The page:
show, corruption was woven inextricably into the fibre of apartheid South Africa. Further, the state has always been instrumentalised to serve whichever political elite occupies power (See this essential analysis from Moeletsi Mbeki).
But lest you think this is some relativist account of corruption in South Africa, a call to extend a sympathetic ear or go gently on its perpetrators, you would be wrong.
We are steaming mad at the corruption which is cutting our country out from under us and here is why we should be:
We are not, as is the case with Spain, the inheritors of some antiquated system of governance, hobbled under the weight of trying to make an outdated structure fit the complexities of modern life.
We came together, not in some distant past but in the very lifetimes of many of us in this country, to make a pact about our system of governance - a pact forged from agonising sorrow and suffering and translated in considered, deliberative reasoning.
That pact, our Constitution, has never been the destination; it has always been a map of how we get someplace better - from a land of deep inequality and desperate want to a country of peace, prosperity, plenty for everybody.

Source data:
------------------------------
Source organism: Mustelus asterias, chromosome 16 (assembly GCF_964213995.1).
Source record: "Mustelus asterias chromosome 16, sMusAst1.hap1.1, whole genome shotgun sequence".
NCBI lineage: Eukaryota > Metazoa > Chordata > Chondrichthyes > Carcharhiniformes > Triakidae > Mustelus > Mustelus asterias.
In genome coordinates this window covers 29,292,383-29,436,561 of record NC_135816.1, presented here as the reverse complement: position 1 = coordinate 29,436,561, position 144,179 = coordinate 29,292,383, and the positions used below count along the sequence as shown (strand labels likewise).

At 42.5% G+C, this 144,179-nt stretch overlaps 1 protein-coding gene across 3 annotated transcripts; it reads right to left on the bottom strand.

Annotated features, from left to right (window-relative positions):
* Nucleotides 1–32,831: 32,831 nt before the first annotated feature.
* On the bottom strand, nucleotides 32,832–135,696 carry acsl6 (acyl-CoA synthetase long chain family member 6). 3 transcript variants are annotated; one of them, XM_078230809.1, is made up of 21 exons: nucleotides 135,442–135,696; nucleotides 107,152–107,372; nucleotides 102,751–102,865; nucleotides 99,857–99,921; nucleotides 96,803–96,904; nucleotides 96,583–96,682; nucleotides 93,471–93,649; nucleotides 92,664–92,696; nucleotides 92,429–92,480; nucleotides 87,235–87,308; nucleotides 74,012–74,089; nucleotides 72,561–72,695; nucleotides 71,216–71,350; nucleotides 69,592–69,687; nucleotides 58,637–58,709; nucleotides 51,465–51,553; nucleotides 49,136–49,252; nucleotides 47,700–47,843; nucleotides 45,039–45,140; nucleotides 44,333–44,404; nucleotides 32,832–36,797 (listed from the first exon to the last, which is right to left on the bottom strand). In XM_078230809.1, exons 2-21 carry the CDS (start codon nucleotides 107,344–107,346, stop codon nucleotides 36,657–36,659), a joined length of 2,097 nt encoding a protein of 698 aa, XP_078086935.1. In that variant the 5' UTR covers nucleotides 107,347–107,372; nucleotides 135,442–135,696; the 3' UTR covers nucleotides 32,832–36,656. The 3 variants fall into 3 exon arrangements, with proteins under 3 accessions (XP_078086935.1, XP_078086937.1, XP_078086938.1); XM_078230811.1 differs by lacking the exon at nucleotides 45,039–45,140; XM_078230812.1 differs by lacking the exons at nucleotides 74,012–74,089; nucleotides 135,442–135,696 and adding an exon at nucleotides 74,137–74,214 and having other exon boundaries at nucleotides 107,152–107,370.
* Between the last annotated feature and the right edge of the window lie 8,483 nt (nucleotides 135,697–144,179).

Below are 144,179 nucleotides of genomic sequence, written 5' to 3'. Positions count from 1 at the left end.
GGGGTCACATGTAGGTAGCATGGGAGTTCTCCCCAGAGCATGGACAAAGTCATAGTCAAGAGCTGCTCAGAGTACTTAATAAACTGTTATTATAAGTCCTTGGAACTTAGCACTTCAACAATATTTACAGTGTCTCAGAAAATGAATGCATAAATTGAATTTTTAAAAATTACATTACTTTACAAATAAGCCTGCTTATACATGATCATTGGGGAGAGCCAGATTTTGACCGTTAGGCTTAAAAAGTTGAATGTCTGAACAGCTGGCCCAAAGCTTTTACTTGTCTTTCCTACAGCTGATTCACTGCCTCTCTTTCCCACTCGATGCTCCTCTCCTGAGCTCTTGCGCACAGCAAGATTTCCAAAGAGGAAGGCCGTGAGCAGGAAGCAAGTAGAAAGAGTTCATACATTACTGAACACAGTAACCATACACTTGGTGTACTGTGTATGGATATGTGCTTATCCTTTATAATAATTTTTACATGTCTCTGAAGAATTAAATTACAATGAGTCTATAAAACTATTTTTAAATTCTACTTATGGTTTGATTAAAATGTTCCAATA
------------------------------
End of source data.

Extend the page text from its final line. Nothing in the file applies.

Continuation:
Corruption of the type we have seen in what is now referred to as our lost decade, and more recently during this period of pandemic, does not just mean our journey is diverted, it means we can't even really begin.
Corruption always rings heartlessly. But, it's hard to comprehend the type of callousness entailed by corruption relating to Covid-19 procurement.
Everyone involved has to know that for every inflated good or service procured, every kickback passed along, there are fewer funds available to purchase what are literally life-saving commodities - less personal protective equipment for frontline workers, fewer food parcels for those who are starving and destitute. Motorcycle sidecars rather than ambulances to get you to hospital in your hour of greatest need. In the balance of these corruptly awarded tenders hangs actual lives.
We are not unaccustomed to cruelty and callousness from our political class: Marikana, Life Esidimeni, the Estina/Vrede dairy scandal.
More recently, a court order has had to be obtained to force the government to continue the National School Nutrition Programme (NSNP) under lockdown - for millions of school-going children the only access they have to a nutritious meal.
But corruption at this time, when so many ordinary South Africans are required to make such enormous sacrifices, means we come to see the political class not just as occasionally or aberrationally callous and cruel as regards our well-being, but as always so - our circumstances, however dire, assessed primarily as opportunity for financial gain for themselves.
We the governed cannot but feel rancour, mistrust, suspicion.
Our rage, even at social distance, is blistering - so blistering the ruling party now proposes the establishment of an investigating agency eerily like the Scorpions unit it once cheerily decapitated.
Make no mistake though, real action against the perpetrators of corruption needs no Scorpions-like establishment and the obvious delays entailed.
There are enough resources within the criminal justice system right now to take the action that is needed.
And there is always voluntary banishment... Good enough for kings.